ERITREA Breaking News

11 injured at Eritrean event protested all day in Edmonton

Nearly a dozen people were hurt at an Eritrean-themed event in Edmonton on Saturday during a clash with a group who said they were protesting the Eritrean government.

Edmonton police monitored the group of protesters all day as they moved across the city in the shadow of the festival.

Twice, Edmonton Police Service had dozens of officers in riot gear controlling crowds.

Lambros Kyriakakos, the chairman of the Coalition of Eritrean Canadian Communities and Organizations, said he helped organize the annual Eritrean community festival that draws people from across western Canada.

“We’ve always gathered 40 years peacefully. This year? No. We have a challenge,” he told CTV News Edmonton that afternoon in the Rosslyn neighbourhood as police in riot gear dispersed the remaining crowd.

He said the protesters attacked some in the festival crowd with sticks.

“Few of our people were hit,” Kyriakakos said.

He claimed any violence by festival attendees was self defence. 

Lambros Kyriakakos, the chairman of the Coalition of Eritrean Canadian Communities and Organizations, speaks to CTV News Edmonton on Aug. 19, 2023, after an Eritrean festival which he helped organize was protested by a group. Eleven people were hurt in a fight between festival attendees and protesters.

One of the protesters denied that his side started the fight.

Michael Asfha, from Winnipeg, Man., said his group was there to “oppose the regime government, or the regime, in Eritrea.”

“From that side, they started to hit us and we defend ourselves,” Asfha told CTV News Edmonton.

One person who was “assaulted with an object” was hospitalized with non-life-threatening injuries, Edmonton Police Service said.

Police counted 10 others with minor injuries.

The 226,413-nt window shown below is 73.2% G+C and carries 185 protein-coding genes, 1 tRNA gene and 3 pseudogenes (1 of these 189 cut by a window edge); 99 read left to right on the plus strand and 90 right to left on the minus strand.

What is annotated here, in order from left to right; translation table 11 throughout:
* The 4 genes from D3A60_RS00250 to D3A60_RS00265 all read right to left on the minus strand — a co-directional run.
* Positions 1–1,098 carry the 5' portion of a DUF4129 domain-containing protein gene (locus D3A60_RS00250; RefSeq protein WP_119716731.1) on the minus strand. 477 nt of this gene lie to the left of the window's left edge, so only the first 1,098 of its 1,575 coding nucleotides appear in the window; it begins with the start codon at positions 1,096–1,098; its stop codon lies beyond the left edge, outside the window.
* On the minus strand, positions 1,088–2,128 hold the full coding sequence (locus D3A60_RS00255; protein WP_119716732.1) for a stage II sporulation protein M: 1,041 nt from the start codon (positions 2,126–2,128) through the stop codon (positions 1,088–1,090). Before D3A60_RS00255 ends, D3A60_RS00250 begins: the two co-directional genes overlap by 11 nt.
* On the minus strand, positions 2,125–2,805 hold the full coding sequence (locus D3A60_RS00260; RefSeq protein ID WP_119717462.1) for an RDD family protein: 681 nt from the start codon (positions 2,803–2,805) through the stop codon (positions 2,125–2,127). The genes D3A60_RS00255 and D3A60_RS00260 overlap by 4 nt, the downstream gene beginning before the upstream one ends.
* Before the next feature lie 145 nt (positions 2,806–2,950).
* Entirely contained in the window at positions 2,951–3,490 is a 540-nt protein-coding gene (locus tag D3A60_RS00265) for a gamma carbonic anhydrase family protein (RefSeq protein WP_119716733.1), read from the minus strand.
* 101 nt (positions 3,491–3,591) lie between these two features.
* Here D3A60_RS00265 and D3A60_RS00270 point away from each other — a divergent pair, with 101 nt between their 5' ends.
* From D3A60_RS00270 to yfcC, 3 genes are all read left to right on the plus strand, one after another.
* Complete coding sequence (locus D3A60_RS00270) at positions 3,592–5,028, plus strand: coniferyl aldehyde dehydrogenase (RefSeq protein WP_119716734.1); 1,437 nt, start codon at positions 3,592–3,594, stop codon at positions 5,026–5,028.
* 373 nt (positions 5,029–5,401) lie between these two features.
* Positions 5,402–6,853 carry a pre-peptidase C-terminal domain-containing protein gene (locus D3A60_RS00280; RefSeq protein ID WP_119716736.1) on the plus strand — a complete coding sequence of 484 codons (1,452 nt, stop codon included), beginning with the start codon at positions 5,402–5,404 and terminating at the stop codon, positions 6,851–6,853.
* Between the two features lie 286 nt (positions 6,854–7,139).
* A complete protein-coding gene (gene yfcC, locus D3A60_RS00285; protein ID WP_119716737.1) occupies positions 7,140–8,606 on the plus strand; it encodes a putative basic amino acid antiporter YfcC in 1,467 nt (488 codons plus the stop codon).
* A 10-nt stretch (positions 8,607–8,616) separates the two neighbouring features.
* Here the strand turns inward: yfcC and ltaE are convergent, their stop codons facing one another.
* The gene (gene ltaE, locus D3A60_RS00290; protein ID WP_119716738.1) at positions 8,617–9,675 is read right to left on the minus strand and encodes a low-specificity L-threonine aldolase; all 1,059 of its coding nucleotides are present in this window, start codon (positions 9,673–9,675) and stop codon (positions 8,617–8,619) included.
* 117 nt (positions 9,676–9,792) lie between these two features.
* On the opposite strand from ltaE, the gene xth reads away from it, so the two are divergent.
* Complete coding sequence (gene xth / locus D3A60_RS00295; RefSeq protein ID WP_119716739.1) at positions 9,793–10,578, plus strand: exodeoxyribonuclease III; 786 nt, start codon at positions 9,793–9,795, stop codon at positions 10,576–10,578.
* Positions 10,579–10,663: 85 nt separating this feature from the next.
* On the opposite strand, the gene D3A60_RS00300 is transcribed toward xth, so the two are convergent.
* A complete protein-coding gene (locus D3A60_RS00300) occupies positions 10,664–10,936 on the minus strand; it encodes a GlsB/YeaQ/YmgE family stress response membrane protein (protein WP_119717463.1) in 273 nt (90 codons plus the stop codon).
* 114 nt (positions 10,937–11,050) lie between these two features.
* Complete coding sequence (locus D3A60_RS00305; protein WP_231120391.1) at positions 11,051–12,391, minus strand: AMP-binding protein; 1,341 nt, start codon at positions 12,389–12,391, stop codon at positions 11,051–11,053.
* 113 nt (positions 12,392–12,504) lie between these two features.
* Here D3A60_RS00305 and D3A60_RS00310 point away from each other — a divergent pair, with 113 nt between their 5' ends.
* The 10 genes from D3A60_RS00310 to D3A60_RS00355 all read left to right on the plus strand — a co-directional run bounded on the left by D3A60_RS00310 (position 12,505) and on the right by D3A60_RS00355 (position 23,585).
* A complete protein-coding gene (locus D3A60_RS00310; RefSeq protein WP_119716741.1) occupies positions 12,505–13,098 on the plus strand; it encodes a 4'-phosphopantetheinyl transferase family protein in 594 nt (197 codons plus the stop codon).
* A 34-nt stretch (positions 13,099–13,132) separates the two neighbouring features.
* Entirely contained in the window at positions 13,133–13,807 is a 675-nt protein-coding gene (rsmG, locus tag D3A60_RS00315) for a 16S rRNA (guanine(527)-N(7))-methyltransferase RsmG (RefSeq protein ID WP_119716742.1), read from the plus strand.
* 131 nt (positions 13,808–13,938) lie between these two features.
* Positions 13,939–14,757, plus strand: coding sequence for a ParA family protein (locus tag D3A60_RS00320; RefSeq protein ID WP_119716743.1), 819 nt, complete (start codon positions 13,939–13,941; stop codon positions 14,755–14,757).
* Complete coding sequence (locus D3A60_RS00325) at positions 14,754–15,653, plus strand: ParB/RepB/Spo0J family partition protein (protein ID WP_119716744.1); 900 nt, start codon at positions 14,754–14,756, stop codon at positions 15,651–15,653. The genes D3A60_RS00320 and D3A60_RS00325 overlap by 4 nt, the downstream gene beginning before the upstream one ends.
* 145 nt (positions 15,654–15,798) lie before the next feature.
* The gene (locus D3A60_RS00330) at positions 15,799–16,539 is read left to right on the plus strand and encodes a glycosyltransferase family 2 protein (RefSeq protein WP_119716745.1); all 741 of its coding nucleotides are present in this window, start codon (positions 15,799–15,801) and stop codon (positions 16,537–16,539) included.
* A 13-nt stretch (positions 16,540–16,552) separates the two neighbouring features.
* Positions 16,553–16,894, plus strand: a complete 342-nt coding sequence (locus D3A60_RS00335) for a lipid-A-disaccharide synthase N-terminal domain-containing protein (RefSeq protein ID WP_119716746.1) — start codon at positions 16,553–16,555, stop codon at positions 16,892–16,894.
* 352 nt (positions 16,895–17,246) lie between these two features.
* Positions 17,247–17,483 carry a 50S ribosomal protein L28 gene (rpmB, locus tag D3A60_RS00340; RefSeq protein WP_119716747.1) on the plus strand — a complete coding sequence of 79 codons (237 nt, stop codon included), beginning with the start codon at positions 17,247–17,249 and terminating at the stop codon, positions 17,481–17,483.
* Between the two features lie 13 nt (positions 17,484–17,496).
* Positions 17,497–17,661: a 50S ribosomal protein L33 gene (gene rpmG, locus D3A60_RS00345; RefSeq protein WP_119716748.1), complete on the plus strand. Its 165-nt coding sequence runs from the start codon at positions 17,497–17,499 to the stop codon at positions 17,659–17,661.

According to EPS, the festival kicked off in west Edmonton Saturday morning. A spokesperson said police had worked with both the organizers of the festival as well as a “demonstration” taking place in the same area.

But, as “rising tensions became evident and in the interest of public safety,” EPS and the City of Edmonton cancelled the festival’s permit, EPS told CTV News Edmonton.

EPS says both the festival attendees and demonstrators left the area.

Around 11 a.m., the police service learned both groups had moved to the Rosslyn neighbourhood in north Edmonton, near 132 Avenue and 113A Street.

That is where “an altercation took place between both groups” and the 11 people were hurt, EPS said.

Edmonton police watch crowds at a Rosslyn park on Aug. 19, 2023, after violence broke out at a protested Eritrean community event.

Dozens of police units were called in to break it up. Officers separated the groups and remained on scene until everyone left.

Hours later, the protesting group set up in front of Maharaja Banquet Hall in south Edmonton.

Police closed the area and, appearing to use gas at one point, marched the crowd to the other side of 93 Street.

More than 100 police – equipped with masks, shields, batons and helmets – as well as canine units and two armoured trucks were on scene at that time.